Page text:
When Is A Horse Not A Horse? -- When It's A Donkey

ArticleHow to - General Equine AdviceTuesday 17 January 2012

A donkey is a long-eared equine that looks similar to a horse, shares the genus Equus with the horse, but is a completely different species.

Donkeys (Equus asinus) have 62 chromosomes while horses (Equus caballus) have 64 chromosomes. Crossing donkeys with horses results in hybrids called mules or hinnies, each of which ends up with 63 chromosomes. The male mules are always sterile, but on rare occasions, a fertile female can occur.  The chromosomes between the two species have different structures and with the difference in number, too, this usually prevents the chromosomes from pairing up properly and creating successful embryos.

However, donkeys bred to donkeys always produce donkeys. You may hear many of the following terms: donkey, burro, ass, jackass, jennet, miniature donkey, mammoth, jackstock, standard, Mexican burro, and all of them are terms for donkeys.   "Burro" is a colloquial term for the Spanish or feral type of donkey (wild burros). The term is used almost exclusively in the West and is correct only when referring to donkeys that are feral.

So where does the donkey come from, if not from a horse?

Well, after collecting and analyzing skin samples from donkeys in 52 countries in Europe, Asia, and Africa; and the dung from wild asses in Sudan, China, and Mongolia; scientists have concluded from mitochondrial DNA that African wild asses in Northeast Africa are the true ancestors of modern donkeys.  These findings suggest that two populations of wild asses in Africa were the first to be domesticated about 6,000 years ago: the Nubian ass (Equus africanus africanus) and the Somali ass (Equus africanus somaliensis). Both of these wild asses are listed as critically endangered on the IUCN Red List.  These two sub-species are thought to have had a role in the development of the modern donkeys that traveled with humans to other parts of the world.

The earliest domesticated donkey bones date to 4600-4000 BC, at El-Omari, a predynastic Maadi site in Upper Egypt near Cairo. Bones also have been discovered at sites in Syria, Iran and Iraq between 2800-2500 BC. In addition, donkey burials have been found at some sites which may reflect the value of a trusted domestic animal. Analysis of the skeletons revealed that they had been used as pack animals, judging by the signs of strain on their vertebrae.  And the body morphology was midway between that of wild asses and modern donkeys, leading to the argument that the domestication process continued as a slow process over periods of several centuries. Interestingly, domestic donkeys are smaller than the wild ones, and in particular they have smaller feet.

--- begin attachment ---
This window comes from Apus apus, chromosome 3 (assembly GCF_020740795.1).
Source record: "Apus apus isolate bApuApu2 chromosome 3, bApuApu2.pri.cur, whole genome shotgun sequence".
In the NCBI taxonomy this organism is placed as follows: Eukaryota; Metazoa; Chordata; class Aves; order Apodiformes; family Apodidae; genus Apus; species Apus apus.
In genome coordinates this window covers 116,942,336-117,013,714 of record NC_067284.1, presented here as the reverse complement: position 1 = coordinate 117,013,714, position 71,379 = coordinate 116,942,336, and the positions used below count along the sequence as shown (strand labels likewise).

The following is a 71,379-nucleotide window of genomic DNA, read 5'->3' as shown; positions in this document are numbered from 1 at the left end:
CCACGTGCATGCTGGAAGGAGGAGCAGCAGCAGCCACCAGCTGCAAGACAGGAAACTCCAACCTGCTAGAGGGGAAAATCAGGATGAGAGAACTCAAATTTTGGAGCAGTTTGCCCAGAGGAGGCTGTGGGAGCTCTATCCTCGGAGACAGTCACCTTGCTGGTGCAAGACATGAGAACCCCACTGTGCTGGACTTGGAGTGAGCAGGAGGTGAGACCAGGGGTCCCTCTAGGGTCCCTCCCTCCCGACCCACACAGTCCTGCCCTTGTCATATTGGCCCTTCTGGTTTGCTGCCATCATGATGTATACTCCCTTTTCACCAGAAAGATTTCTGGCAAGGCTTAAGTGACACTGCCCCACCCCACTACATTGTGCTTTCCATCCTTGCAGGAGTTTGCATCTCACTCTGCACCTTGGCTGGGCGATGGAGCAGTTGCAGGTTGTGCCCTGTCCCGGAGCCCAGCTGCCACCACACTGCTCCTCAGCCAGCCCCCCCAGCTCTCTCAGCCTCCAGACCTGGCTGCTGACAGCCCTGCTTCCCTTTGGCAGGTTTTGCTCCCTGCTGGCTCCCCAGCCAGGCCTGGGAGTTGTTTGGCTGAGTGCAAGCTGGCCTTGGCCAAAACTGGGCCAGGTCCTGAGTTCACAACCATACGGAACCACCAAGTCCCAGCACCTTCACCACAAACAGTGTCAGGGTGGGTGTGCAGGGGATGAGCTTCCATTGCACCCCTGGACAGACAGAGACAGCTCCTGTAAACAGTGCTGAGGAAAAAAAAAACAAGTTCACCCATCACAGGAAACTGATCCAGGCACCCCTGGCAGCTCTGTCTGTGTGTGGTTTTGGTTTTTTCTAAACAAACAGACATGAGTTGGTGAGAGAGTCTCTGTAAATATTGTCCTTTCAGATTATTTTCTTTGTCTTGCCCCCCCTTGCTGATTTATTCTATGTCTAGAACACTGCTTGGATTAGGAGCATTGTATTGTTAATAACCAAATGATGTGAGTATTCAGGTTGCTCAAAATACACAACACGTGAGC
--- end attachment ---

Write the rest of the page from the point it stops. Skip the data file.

The history of donkeys is tied to human history because when and where they were first used tends to mark the shift to more a mobile, trade-oriented society.  But despite the critical role that it played in transportation throughout human history, the donkey is the least studied of all domesticated animals. Donkeys are desert-adapted and can carry heavy loads through arid lands allowing shepherds to move their households along with their herds. In addition, donkeys were ideal for the transport of food and trade goods throughout Africa and Asia.

Donkeys range in size from the Miniature Mediterranean  that is less than 36 inches to the elegant Mammoth Jackstock that is 14 hands and up. The rare French Poitou donkey, which is characterized by a huge head and ears, and a very thick, shaggy, curled black coat, can stand 14 to 15 hand high. Unfortunately, there are estimated to be about 400 purebred Poitous left in the world today.